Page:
Being a doctor's kid, I knew for a long time I wanted to be a doctor. I expected to spend my career as a tenured medical professor, contributing mightily to the scientific knowledge base while being a fabulous clinician who saved lives. And yet I ended up with a career in industry, where the medicines I work on touch many people's lives. It has been a fulfilling but unexpected journey.
The North Carolina GlaxoSmithKline Foundation invited me to speak at their annual Women in Science Scholars conference. In addition to receiving scholarships, these students are paired with GSK scientists who volunteer to be their mentors. I was honored to address these bright young women from 29 universities across North Carolina.
I wanted to offer something useful to women at the beginning of their science careers. There's been so much rhetoric about whether women can "have it all," but to me it's not about "having it all." It's really about "choosing what you'll have."
Choosing what you'll have within the life you create--career, partner, family, environment--requires self knowledge, honest conversation with your partner (if you have one), and insight into what consequences, both negative and positive, you're willing to accept as a result of your life choices. For instance, pursuing a career in academic medicine will require many years of long hours and nights away from home. Does that suit your personality, your talents, and your vision of home life during that time?
At the start of my career, I wanted to believe that if I worked hard enough, I would not need to compromise. I strived for perfection--a perfect career, family, house, and life. It was exhausting. Now, we run our home with four kids and two of our parents in comfortable chaos. Our aesthetic is more "well lived-in" than "designer show house." My husband and I share household responsibilities and pursue our careers knowing our first priority is our family. It's taken us 18 years to get here, and it's not perfect. It's a work in progress--and we let it evolve.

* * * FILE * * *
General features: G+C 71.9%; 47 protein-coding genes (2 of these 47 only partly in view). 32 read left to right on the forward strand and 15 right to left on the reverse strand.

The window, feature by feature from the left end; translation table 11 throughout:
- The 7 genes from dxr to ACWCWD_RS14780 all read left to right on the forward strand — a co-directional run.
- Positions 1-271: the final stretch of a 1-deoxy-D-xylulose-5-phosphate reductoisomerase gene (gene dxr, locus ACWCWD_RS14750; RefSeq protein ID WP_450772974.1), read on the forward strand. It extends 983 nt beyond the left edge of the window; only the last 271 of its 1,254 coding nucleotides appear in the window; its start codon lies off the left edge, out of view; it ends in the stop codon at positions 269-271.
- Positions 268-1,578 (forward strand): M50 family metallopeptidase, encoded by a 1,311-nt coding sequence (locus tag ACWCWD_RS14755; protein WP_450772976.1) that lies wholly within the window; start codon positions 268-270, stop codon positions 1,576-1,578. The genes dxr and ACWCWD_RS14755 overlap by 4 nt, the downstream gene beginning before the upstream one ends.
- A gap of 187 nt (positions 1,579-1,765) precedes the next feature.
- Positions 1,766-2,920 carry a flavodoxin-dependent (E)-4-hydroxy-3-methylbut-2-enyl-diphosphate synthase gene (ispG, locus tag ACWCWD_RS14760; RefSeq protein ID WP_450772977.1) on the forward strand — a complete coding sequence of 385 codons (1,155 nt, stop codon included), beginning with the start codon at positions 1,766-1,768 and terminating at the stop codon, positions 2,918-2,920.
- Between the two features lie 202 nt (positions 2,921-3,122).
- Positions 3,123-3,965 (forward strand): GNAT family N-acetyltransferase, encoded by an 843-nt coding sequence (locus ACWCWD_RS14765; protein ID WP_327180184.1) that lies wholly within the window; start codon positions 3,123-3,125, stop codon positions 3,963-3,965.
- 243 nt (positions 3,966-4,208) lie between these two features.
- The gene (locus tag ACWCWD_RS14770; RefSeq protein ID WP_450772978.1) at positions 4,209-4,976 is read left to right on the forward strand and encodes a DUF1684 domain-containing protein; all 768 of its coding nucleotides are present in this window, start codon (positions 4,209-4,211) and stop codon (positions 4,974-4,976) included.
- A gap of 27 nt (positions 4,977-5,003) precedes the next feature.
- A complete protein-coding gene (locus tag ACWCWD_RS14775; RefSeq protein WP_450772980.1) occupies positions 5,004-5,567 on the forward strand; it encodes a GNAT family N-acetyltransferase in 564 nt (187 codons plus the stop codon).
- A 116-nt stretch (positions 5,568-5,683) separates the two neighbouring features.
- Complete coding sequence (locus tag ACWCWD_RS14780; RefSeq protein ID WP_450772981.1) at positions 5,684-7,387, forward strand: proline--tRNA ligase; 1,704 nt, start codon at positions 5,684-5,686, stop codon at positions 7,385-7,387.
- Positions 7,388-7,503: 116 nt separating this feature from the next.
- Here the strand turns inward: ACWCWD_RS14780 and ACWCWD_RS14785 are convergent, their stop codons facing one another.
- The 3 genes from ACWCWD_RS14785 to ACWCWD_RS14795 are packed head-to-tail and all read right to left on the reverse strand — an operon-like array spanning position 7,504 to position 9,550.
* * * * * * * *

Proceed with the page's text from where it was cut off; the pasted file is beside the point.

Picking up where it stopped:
"Let it evolve." This is the best career advice I ever received, and advice that I have given to many over the years. Be open to possibilities. Your career is not a chess match where you have to stay five moves ahead. At the beginning of my career, it was easy to think that every decision I made about my career was permanent or had permanent consequences; that there was no turning back or changing my mind. Now, with the benefit of time, I understand that this is untrue. The strategy to let it evolve has proven most valuable. It was soon after I received this advice that I found myself interviewing for a job at GSK.
At that time, I very much saw myself in academics, not in industry, so I wasn't too serious about the interview. It was also two weeks after the birth of my third child and I was nursing and didn't want to leave him at home. So, the baby came with me to the interview. During the interview, I was overwhelmed and wonderfully surprised. The quality of the science was fabulous and so were the GSK staff. Most importantly, they seemed like they were having a great time doing it. I decided to give it a try. I took a leap of faith and let it evolve.
A few years after joining GSK, I took on an influenza project that no one else wanted, but I gave it my best. I was working on this when both the bird flu epidemic and swine flu pandemic hit. This project provided a platform for me to demonstrate leadership both within and outside of the company. What an incredible experience it was to help prepare for an epidemic. A project that no one else had time for ended up being a pivotal one in my career, and one that has led me to many other opportunities.You can't always see where the next opportunity will come from. You get out what you put in and let it evolve.
The NC GSK Women in Science Scholars have much to look forward to as their science careers evolve.